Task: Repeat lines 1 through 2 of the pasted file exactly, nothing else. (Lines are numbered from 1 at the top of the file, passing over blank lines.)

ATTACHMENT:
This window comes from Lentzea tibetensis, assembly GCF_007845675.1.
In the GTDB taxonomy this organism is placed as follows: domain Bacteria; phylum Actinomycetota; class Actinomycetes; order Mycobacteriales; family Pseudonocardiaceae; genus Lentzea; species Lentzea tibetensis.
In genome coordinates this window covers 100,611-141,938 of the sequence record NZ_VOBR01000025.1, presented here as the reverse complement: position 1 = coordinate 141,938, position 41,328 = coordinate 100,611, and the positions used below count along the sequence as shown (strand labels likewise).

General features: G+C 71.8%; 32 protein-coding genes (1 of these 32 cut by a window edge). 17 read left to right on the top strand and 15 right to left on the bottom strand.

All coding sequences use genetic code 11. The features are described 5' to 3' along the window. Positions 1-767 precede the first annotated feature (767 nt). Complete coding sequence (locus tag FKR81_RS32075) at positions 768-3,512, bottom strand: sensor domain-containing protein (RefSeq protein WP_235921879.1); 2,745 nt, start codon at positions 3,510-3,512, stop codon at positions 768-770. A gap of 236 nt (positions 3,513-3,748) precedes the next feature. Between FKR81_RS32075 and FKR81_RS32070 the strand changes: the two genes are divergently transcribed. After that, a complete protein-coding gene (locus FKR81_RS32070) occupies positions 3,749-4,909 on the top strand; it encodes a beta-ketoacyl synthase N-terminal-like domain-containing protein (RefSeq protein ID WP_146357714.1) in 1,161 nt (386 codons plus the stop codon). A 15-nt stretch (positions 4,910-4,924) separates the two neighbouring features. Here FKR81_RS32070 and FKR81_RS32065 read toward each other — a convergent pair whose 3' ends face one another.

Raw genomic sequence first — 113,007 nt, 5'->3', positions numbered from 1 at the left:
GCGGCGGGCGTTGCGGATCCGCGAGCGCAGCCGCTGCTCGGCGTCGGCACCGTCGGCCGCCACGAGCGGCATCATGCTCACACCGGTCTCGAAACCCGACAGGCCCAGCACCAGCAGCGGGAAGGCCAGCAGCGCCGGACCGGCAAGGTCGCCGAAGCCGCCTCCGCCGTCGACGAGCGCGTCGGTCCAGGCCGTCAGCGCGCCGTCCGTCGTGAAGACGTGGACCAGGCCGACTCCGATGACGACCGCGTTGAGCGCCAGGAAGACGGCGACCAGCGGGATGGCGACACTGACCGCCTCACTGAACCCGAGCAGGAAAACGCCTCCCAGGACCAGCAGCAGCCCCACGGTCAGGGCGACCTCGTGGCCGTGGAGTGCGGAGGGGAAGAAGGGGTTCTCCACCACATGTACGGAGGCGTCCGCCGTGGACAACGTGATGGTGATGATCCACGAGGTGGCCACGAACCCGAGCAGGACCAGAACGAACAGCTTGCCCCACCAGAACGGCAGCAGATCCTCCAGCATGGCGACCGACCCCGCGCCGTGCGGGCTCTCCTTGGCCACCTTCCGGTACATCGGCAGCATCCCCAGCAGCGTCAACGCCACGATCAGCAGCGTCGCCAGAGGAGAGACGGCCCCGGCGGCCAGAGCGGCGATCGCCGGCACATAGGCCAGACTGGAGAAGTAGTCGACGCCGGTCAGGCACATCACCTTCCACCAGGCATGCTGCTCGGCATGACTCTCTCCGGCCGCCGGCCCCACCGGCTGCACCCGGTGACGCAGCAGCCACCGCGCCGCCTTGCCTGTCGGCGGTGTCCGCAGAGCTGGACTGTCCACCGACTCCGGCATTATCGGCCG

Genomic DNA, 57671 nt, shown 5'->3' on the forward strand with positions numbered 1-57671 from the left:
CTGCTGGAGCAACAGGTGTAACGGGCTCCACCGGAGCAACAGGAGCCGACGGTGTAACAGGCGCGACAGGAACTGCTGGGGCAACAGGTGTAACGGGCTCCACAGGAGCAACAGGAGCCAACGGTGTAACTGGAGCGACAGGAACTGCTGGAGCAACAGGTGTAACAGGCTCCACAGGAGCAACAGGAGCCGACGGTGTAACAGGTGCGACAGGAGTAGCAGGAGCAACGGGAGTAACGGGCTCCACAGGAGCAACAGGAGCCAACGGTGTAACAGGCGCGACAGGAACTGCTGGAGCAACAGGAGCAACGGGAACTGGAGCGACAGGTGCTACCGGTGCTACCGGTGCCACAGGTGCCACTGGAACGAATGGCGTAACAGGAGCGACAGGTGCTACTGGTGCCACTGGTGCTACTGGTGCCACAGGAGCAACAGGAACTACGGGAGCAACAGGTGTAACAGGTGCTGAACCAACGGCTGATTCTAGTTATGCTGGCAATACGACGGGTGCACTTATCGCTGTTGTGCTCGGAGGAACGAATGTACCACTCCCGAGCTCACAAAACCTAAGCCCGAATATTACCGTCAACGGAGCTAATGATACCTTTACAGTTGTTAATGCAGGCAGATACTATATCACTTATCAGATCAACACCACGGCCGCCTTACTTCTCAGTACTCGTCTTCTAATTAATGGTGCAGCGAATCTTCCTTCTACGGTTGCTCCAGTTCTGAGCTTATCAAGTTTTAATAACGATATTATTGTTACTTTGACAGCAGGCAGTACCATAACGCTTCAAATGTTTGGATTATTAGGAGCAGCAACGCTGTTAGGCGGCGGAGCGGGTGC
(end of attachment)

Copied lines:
This window comes from Lentzea tibetensis, assembly GCF_007845675.1.
In the GTDB taxonomy this organism is placed as follows: domain Bacteria; phylum Actinomycetota; class Actinomycetes; order Mycobacteriales; family Pseudonocardiaceae; genus Lentzea; species Lentzea tibetensis.